Twenty or so years ago, my mission was to get a corporate job and climb the corporate ladder. That’s what my parents had done. They were successful. They made great money and had great benefits. They worked at one corporation for their entire adult lives and survived every lay-off the company ever had (and there were many). My Step-Dad’s motto was, “Make yourself indispensable.” That’s what he did and so I followed his lead.
I have to admit, climbing the corporate ladder was quite fun. I got a rush from the drama and the go, go, go energy of each day. I never knew what was going to hit me when I walked through the office door. It might be a medical emergency where I would have to give CPR to one of my employees. It might be counseling an employee through a personal crisis and helping them to land back on their feet. It might be implementing a new set of directives from our corporate team. Who knew what was coming next.
This excitement is what kept me coming to work day-after-day. I loved the thrill of each day being completely different. I loved the unpredictability of my job. Until one day, I woke up and realized I was in the wrong job. Truth be told, there were plenty of signs beforehand. I was just ignoring them. Although there were aspects of my job I absolutely loved, there were just as many aspects I despised like the rigid hours, the discouragement of creativity, the lack of trust in the employees, and the expectation of perfectionism. The pressure to perform was increasing as the standards of the company were raised. That’s okay by me. I think all companies should strive to be at their A game. Always creating new and better ways to serve their customers and employees is a smart and necessary move. The question is how are they doing it? In what manner?
You see, at our very core, humans have a need to do more, be more, experience more of who we are meant to be. Each of us has a specific set of desires and characteristics to match that. Our desire (I realize I’m going deep here but bear with me) is to experience more of who we are meant to be within any setting including work.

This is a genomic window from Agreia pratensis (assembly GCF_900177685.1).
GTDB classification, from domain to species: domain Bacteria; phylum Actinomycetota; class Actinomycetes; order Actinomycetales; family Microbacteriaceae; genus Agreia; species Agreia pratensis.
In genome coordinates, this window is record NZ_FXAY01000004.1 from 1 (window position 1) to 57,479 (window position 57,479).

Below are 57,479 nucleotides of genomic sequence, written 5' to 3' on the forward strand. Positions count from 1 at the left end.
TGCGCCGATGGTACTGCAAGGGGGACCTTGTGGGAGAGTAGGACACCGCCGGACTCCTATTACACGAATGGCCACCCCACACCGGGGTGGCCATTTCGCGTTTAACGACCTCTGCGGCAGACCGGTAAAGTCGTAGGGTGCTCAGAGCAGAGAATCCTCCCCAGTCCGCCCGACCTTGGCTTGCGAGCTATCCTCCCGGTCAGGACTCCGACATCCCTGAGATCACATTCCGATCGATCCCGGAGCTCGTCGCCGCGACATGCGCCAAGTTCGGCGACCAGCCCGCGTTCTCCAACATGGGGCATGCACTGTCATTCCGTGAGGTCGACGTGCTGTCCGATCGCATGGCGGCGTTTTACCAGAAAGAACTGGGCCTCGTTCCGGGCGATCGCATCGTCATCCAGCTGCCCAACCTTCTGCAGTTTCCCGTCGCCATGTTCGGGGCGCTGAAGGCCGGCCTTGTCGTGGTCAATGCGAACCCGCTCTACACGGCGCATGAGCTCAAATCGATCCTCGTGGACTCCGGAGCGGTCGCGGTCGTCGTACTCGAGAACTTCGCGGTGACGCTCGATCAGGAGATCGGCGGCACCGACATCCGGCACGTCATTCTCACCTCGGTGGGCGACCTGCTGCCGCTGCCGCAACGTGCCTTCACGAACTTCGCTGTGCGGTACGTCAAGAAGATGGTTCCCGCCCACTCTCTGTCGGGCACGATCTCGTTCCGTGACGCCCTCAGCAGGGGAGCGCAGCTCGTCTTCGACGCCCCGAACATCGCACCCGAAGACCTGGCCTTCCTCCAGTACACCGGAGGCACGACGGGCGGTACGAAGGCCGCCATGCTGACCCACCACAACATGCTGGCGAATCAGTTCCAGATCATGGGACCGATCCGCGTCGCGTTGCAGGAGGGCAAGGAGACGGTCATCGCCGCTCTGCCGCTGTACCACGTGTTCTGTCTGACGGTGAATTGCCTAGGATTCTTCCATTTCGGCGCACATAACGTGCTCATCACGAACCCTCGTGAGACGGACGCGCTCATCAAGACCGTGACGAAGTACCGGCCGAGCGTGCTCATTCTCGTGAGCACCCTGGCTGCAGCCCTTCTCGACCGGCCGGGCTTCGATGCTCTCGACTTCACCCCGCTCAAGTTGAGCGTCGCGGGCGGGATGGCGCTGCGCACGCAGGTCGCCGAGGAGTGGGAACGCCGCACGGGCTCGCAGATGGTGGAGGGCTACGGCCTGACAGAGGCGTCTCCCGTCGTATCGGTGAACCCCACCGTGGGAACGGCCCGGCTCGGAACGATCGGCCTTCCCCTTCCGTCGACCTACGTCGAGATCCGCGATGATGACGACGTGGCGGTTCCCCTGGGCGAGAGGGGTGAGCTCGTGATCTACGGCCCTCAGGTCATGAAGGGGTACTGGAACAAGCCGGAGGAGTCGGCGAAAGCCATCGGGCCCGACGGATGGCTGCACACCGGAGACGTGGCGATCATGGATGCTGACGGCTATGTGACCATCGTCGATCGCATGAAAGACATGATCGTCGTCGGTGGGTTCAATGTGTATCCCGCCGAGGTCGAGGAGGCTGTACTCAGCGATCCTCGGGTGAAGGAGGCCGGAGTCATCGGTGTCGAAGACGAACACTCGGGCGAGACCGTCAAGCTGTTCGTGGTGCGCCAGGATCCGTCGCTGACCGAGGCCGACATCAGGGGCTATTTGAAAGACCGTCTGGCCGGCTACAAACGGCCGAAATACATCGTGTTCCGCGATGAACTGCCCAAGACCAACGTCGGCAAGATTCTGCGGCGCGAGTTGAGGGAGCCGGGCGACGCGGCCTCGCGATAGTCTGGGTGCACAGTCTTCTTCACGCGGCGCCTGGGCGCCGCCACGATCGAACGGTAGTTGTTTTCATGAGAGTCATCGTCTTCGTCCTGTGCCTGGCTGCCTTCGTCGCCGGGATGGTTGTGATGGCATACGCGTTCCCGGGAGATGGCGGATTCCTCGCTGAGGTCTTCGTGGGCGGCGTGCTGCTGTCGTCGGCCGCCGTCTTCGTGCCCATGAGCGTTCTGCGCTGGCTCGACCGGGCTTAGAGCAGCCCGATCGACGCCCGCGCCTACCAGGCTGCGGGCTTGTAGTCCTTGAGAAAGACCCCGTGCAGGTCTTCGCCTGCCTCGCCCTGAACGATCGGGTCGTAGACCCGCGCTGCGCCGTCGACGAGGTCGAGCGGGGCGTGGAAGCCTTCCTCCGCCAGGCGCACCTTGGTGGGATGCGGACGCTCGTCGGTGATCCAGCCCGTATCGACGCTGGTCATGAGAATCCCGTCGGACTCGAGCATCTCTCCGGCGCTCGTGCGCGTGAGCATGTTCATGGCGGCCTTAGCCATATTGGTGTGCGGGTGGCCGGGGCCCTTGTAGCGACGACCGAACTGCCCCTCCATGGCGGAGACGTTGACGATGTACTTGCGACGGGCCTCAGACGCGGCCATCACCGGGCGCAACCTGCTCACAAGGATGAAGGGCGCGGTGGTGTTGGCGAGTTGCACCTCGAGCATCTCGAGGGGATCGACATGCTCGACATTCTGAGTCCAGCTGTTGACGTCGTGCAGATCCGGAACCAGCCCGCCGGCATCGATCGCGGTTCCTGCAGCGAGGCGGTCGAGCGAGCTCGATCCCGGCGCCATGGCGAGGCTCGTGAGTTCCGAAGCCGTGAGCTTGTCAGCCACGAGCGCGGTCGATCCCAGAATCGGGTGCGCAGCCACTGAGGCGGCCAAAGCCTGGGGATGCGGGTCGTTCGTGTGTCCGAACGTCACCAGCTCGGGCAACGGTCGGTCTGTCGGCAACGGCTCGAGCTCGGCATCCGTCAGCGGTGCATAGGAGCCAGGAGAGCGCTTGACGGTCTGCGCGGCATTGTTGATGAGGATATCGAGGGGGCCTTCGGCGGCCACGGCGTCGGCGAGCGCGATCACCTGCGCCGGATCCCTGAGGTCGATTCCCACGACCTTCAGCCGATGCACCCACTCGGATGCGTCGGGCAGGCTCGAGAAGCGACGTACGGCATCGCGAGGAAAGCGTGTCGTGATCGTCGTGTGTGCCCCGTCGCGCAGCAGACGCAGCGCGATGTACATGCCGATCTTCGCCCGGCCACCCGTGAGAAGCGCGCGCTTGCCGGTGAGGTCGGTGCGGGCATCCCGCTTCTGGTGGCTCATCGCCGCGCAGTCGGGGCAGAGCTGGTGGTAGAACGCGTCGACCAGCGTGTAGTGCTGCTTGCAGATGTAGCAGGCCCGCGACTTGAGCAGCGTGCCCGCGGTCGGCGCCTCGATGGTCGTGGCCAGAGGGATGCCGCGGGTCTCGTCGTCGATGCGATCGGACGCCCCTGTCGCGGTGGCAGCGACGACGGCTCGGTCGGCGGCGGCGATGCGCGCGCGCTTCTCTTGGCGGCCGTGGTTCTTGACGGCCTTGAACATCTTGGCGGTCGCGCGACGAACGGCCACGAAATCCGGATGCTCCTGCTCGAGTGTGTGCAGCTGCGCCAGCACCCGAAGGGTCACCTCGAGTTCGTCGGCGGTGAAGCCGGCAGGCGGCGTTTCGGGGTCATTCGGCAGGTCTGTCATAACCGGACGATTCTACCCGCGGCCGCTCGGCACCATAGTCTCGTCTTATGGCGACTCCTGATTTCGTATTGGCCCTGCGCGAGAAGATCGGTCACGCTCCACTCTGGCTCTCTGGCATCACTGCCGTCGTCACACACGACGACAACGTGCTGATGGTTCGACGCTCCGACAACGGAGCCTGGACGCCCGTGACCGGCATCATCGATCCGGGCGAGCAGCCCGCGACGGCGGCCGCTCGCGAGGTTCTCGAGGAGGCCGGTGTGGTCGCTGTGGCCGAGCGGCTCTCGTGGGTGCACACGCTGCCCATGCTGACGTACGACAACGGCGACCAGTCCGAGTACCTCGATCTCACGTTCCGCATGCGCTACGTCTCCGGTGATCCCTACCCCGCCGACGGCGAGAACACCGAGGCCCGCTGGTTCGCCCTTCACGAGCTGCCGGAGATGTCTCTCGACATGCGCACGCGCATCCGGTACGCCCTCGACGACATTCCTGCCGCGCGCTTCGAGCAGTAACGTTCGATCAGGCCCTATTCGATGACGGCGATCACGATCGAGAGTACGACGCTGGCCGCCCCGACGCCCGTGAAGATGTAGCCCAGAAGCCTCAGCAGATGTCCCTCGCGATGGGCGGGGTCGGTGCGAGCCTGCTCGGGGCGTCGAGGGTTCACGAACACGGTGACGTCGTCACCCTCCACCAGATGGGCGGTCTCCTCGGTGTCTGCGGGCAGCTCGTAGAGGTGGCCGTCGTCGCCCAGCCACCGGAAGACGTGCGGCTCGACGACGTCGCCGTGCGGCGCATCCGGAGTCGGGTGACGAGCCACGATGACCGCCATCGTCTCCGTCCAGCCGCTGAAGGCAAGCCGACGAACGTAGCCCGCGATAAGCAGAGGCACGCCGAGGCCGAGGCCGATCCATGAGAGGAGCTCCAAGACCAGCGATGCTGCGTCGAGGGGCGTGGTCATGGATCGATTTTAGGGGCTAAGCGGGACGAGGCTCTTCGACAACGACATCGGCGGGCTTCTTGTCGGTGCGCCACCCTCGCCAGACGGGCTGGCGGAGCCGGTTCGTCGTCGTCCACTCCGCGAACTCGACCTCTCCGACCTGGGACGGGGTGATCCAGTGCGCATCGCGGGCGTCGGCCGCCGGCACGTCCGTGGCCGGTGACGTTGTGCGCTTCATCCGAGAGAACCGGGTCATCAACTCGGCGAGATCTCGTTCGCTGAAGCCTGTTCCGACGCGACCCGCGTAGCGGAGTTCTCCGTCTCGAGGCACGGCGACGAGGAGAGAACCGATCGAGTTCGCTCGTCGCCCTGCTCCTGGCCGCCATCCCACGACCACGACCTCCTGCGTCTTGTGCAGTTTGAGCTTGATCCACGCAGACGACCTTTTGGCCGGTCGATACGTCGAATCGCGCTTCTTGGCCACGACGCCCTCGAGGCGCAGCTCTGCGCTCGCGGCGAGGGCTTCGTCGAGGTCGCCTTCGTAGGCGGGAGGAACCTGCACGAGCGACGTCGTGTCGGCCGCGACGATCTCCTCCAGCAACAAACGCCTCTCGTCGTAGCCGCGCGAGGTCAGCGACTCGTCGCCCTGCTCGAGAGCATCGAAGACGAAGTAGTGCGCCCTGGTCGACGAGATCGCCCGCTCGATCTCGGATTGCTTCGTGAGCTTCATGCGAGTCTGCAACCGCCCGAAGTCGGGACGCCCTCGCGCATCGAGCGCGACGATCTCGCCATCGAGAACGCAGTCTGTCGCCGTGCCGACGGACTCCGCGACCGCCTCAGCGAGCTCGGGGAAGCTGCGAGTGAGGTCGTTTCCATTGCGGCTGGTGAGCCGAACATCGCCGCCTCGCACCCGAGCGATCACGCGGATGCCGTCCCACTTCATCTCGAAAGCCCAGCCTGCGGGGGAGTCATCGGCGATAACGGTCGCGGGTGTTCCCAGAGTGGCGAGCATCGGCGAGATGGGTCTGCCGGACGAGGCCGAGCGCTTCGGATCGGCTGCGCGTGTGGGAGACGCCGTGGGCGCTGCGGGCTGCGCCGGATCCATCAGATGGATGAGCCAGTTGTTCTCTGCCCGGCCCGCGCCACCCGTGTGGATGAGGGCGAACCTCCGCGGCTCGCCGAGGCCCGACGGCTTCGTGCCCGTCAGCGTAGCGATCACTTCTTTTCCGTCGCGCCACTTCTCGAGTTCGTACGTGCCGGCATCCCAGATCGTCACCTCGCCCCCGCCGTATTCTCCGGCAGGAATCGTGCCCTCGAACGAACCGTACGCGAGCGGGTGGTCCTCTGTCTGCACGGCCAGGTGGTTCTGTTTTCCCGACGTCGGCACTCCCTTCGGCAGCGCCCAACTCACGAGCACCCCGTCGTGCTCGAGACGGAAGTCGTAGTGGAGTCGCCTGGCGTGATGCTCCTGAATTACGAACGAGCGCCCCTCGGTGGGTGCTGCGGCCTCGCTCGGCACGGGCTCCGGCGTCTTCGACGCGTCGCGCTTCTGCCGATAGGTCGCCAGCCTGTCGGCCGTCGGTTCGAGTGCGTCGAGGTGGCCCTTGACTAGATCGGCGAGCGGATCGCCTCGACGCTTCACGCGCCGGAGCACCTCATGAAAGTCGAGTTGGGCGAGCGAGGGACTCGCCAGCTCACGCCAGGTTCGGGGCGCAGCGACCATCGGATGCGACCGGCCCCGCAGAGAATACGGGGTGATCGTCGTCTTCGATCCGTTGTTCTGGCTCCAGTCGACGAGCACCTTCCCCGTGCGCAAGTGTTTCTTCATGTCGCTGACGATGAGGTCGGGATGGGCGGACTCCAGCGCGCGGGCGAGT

Within organizations, every individual within it is interested in experiencing their desire to be more and what that more is is different for each of us. If an individual’s interest is to experience being a pro-basketball player and they are working for an organization that sells shoes, they will find themselves losing interest rather quickly (because they already know who they are meant to be) or over time (when they finally discover who they were meant to be or at least discover what they don’t want to be).
All recruiters and managers know this at some level which is why they try to determine an applicant’s interest in the company during the interview process. The trouble is many applicants might try to deceive the hiring managers and recruiters in an effort of landing a paying job. First and foremost, their interest is in getting paid so they can have food on the table and a warm place to sleep as described in Maslow’s Hierarchy of needs. Once an employee has those basic needs met, he or she begins to realize there’s more to life then making ends meet. He or she begins to feel a desire welling up in them to do more, be more, experience more. Nobody, and I mean nobody, is interested in being a robot. Nobody is interested in doing the same thing every day. Nobody is interested in following a script or melding into a mold that makes them the same as everyone else. That is death to the soul.